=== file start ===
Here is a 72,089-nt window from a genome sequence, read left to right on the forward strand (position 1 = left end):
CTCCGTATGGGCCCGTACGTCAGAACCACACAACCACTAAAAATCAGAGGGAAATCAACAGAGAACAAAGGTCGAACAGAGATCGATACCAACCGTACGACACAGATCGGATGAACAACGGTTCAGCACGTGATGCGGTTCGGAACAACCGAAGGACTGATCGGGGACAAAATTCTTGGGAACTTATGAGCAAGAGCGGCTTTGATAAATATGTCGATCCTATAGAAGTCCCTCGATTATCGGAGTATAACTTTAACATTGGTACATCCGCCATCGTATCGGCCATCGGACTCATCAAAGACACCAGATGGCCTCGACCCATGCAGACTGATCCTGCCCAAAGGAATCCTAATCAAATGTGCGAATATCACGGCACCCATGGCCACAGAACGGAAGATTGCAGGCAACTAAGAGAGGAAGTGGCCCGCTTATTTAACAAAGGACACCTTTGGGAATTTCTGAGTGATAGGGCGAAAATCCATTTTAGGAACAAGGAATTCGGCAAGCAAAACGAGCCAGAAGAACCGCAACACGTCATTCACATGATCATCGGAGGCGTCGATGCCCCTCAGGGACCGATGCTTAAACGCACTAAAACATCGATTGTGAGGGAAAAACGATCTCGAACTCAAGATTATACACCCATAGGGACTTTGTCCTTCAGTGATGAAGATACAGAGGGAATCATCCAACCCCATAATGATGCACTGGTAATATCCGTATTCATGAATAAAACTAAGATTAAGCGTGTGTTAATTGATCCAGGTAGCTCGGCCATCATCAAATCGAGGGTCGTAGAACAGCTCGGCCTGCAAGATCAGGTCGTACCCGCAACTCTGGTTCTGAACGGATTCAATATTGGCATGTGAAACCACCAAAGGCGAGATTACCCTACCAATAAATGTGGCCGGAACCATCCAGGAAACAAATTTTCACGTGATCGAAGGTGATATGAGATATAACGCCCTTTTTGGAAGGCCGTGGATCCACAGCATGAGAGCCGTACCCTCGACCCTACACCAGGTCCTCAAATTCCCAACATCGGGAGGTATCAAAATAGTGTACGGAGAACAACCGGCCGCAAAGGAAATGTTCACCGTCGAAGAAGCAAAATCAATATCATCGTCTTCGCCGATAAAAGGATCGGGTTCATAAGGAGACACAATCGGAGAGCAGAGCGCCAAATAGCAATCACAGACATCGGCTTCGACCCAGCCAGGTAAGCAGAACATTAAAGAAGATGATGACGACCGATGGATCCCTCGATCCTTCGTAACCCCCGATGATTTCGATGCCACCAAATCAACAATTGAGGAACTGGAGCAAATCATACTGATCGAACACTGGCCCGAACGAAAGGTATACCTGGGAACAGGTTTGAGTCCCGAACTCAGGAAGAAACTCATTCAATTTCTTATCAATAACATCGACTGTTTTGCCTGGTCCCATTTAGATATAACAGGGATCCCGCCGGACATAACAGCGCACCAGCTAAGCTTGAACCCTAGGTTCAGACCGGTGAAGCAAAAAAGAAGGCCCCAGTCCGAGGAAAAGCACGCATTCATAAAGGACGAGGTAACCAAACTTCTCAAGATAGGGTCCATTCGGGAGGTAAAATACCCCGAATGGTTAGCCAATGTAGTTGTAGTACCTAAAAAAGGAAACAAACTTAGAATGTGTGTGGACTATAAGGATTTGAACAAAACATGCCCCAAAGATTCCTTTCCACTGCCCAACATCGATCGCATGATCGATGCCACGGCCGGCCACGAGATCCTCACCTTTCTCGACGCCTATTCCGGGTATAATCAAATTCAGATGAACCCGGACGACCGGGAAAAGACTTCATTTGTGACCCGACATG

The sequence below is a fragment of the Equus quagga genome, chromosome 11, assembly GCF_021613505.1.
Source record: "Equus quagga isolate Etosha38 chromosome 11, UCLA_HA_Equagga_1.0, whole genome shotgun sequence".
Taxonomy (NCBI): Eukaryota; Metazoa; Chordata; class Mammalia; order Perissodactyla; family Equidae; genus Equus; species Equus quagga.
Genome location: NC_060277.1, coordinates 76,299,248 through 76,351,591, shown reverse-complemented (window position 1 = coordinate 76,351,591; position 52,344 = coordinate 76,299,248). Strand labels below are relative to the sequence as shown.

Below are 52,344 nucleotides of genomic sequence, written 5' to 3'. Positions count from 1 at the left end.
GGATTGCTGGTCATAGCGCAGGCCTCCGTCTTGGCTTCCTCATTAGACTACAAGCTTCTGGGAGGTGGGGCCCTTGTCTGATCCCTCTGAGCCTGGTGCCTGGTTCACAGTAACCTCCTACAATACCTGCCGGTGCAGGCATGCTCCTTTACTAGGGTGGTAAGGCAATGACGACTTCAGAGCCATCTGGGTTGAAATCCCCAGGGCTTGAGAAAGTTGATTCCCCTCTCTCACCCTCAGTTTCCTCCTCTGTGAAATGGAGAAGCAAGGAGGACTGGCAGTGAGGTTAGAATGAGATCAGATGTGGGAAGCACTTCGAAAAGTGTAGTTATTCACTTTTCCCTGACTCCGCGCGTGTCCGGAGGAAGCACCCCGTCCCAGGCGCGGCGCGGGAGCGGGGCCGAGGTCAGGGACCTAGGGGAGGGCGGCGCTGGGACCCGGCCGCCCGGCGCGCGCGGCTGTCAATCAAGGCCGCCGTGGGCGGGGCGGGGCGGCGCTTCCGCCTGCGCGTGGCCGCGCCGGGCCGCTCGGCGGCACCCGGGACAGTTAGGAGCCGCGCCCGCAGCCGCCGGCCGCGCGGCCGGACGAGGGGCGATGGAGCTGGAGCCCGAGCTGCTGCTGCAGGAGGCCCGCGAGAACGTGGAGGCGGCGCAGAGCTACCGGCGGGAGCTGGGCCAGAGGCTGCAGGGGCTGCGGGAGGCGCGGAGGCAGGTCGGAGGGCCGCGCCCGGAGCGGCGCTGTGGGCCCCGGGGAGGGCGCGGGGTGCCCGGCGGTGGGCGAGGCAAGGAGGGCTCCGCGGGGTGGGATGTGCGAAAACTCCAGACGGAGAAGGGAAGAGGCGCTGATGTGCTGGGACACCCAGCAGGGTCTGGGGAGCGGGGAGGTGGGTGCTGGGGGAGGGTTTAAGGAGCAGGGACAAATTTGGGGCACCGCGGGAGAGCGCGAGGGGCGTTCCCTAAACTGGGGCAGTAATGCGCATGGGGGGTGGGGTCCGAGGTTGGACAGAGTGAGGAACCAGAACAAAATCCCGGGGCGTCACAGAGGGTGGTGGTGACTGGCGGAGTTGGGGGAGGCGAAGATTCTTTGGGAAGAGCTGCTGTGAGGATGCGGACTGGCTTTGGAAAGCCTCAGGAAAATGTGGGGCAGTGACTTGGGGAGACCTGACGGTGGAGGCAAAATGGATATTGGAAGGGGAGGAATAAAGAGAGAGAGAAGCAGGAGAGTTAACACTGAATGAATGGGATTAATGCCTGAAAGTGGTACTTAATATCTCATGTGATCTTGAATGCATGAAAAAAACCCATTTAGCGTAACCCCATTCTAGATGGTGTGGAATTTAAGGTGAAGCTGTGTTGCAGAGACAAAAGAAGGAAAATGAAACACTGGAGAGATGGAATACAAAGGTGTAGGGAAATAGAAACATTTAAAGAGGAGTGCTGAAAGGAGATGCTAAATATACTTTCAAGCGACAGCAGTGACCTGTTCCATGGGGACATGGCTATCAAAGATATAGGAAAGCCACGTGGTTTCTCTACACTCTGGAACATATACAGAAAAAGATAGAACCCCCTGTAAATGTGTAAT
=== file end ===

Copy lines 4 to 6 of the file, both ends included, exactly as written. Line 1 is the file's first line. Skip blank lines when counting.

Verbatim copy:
Source record: "Equus quagga isolate Etosha38 chromosome 11, UCLA_HA_Equagga_1.0, whole genome shotgun sequence".
Taxonomy (NCBI): Eukaryota; Metazoa; Chordata; class Mammalia; order Perissodactyla; family Equidae; genus Equus; species Equus quagga.
Genome location: NC_060277.1, coordinates 76,299,248 through 76,351,591, shown reverse-complemented (window position 1 = coordinate 76,351,591; position 52,344 = coordinate 76,299,248). Strand labels below are relative to the sequence as shown.